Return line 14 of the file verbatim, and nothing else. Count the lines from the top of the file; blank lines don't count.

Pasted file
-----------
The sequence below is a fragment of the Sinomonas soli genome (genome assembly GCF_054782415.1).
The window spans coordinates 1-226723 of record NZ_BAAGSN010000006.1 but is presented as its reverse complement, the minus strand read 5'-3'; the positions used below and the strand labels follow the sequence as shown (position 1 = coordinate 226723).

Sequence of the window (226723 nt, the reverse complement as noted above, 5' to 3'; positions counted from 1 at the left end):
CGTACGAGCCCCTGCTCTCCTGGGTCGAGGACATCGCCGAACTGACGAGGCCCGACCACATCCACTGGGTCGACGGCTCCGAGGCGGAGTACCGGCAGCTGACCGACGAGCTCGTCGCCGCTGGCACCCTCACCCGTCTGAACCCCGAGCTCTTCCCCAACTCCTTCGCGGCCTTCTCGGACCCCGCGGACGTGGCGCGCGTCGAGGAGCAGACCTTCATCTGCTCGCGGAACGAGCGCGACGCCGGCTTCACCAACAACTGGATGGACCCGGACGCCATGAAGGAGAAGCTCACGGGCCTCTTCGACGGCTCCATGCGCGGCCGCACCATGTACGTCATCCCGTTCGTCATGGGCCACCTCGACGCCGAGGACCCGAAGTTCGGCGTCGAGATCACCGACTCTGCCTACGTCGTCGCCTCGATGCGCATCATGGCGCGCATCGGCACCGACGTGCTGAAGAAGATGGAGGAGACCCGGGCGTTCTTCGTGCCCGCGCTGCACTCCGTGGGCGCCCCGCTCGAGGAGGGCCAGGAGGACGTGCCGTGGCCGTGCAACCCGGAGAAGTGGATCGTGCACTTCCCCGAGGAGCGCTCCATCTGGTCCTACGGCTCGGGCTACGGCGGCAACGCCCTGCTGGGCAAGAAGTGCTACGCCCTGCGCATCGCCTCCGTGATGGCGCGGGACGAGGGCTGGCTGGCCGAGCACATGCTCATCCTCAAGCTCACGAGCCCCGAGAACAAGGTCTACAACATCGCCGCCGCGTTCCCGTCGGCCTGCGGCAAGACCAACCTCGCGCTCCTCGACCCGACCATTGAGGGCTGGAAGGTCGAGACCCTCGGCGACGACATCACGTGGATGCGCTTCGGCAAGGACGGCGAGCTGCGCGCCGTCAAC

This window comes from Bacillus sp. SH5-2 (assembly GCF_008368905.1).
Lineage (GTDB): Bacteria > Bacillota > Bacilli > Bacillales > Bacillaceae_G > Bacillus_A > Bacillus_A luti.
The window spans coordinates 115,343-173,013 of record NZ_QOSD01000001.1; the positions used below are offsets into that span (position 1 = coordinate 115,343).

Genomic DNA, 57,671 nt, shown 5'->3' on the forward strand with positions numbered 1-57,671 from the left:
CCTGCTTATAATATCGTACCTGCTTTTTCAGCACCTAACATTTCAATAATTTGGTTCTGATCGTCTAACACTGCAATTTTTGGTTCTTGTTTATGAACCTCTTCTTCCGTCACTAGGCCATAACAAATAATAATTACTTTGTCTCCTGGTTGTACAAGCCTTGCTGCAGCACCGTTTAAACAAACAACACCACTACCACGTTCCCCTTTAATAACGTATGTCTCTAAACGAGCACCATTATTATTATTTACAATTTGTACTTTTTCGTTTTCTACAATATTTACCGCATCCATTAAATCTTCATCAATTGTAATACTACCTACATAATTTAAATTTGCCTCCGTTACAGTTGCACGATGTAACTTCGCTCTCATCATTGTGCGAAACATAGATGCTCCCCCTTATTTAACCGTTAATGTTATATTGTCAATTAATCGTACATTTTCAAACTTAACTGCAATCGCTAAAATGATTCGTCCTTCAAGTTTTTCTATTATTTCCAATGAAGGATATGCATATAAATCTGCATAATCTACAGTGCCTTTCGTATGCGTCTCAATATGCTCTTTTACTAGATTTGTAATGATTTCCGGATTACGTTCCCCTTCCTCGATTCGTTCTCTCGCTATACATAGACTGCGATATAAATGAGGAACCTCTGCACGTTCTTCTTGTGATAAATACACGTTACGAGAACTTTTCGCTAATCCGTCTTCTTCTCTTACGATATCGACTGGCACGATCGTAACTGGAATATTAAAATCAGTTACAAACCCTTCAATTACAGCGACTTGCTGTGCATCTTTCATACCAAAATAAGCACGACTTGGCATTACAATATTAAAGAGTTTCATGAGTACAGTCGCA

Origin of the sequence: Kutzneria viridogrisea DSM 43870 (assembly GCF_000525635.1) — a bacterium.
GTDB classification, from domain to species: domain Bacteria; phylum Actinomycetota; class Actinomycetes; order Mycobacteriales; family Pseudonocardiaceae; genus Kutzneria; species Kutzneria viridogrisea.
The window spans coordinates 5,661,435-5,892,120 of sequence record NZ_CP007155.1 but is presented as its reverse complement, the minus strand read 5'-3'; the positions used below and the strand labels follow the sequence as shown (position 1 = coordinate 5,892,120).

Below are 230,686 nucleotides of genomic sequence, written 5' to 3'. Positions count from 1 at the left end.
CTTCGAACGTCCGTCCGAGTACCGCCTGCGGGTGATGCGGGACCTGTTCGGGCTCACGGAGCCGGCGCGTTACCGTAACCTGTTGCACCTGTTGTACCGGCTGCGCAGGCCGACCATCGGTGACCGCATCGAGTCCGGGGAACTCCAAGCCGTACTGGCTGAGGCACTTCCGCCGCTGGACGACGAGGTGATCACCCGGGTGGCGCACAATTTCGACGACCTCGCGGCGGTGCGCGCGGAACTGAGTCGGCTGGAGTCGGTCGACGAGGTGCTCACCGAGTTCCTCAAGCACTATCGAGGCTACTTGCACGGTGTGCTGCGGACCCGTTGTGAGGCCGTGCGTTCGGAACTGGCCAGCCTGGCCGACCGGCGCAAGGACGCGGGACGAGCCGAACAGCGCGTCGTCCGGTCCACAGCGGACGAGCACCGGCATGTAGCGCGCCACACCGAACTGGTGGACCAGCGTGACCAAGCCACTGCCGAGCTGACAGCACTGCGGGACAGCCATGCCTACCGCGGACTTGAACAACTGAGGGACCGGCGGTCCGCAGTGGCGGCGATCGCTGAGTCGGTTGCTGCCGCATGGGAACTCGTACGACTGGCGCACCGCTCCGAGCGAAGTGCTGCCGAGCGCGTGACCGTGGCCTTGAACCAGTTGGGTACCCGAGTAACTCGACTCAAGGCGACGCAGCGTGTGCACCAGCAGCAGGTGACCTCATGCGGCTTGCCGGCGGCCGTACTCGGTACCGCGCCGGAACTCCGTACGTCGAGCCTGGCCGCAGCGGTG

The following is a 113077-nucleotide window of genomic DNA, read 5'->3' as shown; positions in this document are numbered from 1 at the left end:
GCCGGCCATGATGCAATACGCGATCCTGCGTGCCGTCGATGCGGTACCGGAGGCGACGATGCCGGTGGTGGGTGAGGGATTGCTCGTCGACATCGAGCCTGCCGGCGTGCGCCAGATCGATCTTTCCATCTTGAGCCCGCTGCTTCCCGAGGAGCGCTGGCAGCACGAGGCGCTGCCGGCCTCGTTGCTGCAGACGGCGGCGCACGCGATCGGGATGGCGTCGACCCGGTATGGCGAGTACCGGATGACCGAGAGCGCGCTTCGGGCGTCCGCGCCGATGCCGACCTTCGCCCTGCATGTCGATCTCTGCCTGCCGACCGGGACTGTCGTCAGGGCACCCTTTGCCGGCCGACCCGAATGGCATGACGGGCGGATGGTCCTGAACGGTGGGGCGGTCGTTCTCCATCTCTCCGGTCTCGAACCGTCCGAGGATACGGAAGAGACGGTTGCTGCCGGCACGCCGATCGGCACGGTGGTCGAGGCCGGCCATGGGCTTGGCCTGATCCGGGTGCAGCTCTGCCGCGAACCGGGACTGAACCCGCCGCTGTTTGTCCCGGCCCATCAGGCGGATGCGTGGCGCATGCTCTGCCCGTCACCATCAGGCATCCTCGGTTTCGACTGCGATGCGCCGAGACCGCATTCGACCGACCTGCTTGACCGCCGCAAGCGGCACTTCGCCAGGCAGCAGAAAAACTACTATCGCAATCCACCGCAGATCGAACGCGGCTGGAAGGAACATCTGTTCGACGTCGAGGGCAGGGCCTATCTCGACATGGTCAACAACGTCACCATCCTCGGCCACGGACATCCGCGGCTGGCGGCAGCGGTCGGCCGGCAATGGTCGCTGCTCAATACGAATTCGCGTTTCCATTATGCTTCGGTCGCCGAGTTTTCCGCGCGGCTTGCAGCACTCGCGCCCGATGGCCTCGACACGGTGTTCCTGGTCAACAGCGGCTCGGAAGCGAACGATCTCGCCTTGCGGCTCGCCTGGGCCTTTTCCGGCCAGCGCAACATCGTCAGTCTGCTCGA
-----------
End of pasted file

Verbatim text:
CTTCGAACGTCCGTCCGAGTACCGCCTGCGGGTGATGCGGGACCTGTTCGGGCTCACGGAGCCGGCGCGTTACCGTAACCTGTTGCACCTGTTGTACCGGCTGCGCAGGCCGACCATCGGTGACCGCATCGAGTCCGGGGAACTCCAAGCCGTACTGGCTGAGGCACTTCCGCCGCTGGACGACGAGGTGATCACCCGGGTGGCGCACAATTTCGACGACCTCGCGGCGGTGCGCGCGGAACTGAGTCGGCTGGAGTCGGTCGACGAGGTGCTCACCGAGTTCCTCAAGCACTATCGAGGCTACTTGCACGGTGTGCTGCGGACCCGTTGTGAGGCCGTGCGTTCGGAACTGGCCAGCCTGGCCGACCGGCGCAAGGACGCGGGACGAGCCGAACAGCGCGTCGTCCGGTCCACAGCGGACGAGCACCGGCATGTAGCGCGCCACACCGAACTGGTGGACCAGCGTGACCAAGCCACTGCCGAGCTGACAGCACTGCGGGACAGCCATGCCTACCGCGGACTTGAACAACTGAGGGACCGGCGGTCCGCAGTGGCGGCGATCGCTGAGTCGGTTGCTGCCGCATGGGAACTCGTACGACTGGCGCACCGCTCCGAGCGAAGTGCTGCCGAGCGCGTGACCGTGGCCTTGAACCAGTTGGGTACCCGAGTAACTCGACTCAAGGCGACGCAGCGTGTGCACCAGCAGCAGGTGACCTCATGCGGCTTGCCGGCGGCCGTACTCGGTACCGCGCCGGAACTCCGTACGTCGAGCCTGGCCGCAGCGGTG